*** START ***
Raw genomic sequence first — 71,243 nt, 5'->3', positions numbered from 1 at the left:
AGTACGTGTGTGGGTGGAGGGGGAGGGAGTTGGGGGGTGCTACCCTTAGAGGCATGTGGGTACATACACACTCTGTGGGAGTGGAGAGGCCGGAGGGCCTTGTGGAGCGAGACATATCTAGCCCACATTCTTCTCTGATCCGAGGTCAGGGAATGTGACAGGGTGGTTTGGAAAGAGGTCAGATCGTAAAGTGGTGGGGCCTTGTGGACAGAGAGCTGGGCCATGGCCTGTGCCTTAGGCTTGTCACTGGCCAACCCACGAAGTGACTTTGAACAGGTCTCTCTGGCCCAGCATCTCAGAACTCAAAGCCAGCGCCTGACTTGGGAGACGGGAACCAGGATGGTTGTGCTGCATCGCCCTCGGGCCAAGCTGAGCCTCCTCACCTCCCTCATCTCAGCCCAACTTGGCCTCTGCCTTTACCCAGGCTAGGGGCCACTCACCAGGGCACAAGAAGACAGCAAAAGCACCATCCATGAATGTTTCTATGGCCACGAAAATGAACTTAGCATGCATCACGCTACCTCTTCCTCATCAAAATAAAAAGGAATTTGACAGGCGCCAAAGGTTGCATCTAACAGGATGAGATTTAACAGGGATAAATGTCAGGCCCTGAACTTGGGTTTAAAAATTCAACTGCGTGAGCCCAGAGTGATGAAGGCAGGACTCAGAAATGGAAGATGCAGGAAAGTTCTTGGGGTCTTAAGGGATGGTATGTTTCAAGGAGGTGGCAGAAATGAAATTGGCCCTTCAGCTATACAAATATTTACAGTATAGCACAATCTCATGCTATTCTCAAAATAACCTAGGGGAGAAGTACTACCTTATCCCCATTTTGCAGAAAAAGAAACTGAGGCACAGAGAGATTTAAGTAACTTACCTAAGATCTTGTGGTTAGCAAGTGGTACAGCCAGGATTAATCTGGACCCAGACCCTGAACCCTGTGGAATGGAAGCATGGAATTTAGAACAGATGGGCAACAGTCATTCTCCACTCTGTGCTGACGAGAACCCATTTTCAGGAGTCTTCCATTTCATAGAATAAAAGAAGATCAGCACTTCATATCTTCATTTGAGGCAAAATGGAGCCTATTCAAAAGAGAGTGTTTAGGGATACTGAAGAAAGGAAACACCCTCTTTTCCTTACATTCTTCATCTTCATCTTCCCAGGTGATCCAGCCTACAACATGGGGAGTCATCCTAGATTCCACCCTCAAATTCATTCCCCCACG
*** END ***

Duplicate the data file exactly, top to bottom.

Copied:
Raw genomic sequence first — 71,243 nt, 5'->3', positions numbered from 1 at the left:
AGTACGTGTGTGGGTGGAGGGGGAGGGAGTTGGGGGGTGCTACCCTTAGAGGCATGTGGGTACATACACACTCTGTGGGAGTGGAGAGGCCGGAGGGCCTTGTGGAGCGAGACATATCTAGCCCACATTCTTCTCTGATCCGAGGTCAGGGAATGTGACAGGGTGGTTTGGAAAGAGGTCAGATCGTAAAGTGGTGGGGCCTTGTGGACAGAGAGCTGGGCCATGGCCTGTGCCTTAGGCTTGTCACTGGCCAACCCACGAAGTGACTTTGAACAGGTCTCTCTGGCCCAGCATCTCAGAACTCAAAGCCAGCGCCTGACTTGGGAGACGGGAACCAGGATGGTTGTGCTGCATCGCCCTCGGGCCAAGCTGAGCCTCCTCACCTCCCTCATCTCAGCCCAACTTGGCCTCTGCCTTTACCCAGGCTAGGGGCCACTCACCAGGGCACAAGAAGACAGCAAAAGCACCATCCATGAATGTTTCTATGGCCACGAAAATGAACTTAGCATGCATCACGCTACCTCTTCCTCATCAAAATAAAAAGGAATTTGACAGGCGCCAAAGGTTGCATCTAACAGGATGAGATTTAACAGGGATAAATGTCAGGCCCTGAACTTGGGTTTAAAAATTCAACTGCGTGAGCCCAGAGTGATGAAGGCAGGACTCAGAAATGGAAGATGCAGGAAAGTTCTTGGGGTCTTAAGGGATGGTATGTTTCAAGGAGGTGGCAGAAATGAAATTGGCCCTTCAGCTATACAAATATTTACAGTATAGCACAATCTCATGCTATTCTCAAAATAACCTAGGGGAGAAGTACTACCTTATCCCCATTTTGCAGAAAAAGAAACTGAGGCACAGAGAGATTTAAGTAACTTACCTAAGATCTTGTGGTTAGCAAGTGGTACAGCCAGGATTAATCTGGACCCAGACCCTGAACCCTGTGGAATGGAAGCATGGAATTTAGAACAGATGGGCAACAGTCATTCTCCACTCTGTGCTGACGAGAACCCATTTTCAGGAGTCTTCCATTTCATAGAATAAAAGAAGATCAGCACTTCATATCTTCATTTGAGGCAAAATGGAGCCTATTCAAAAGAGAGTGTTTAGGGATACTGAAGAAAGGAAACACCCTCTTTTCCTTACATTCTTCATCTTCATCTTCCCAGGTGATCCAGCCTACAACATGGGGAGTCATCCTAGATTCCACCCTCAAATTCATTCCCCCACG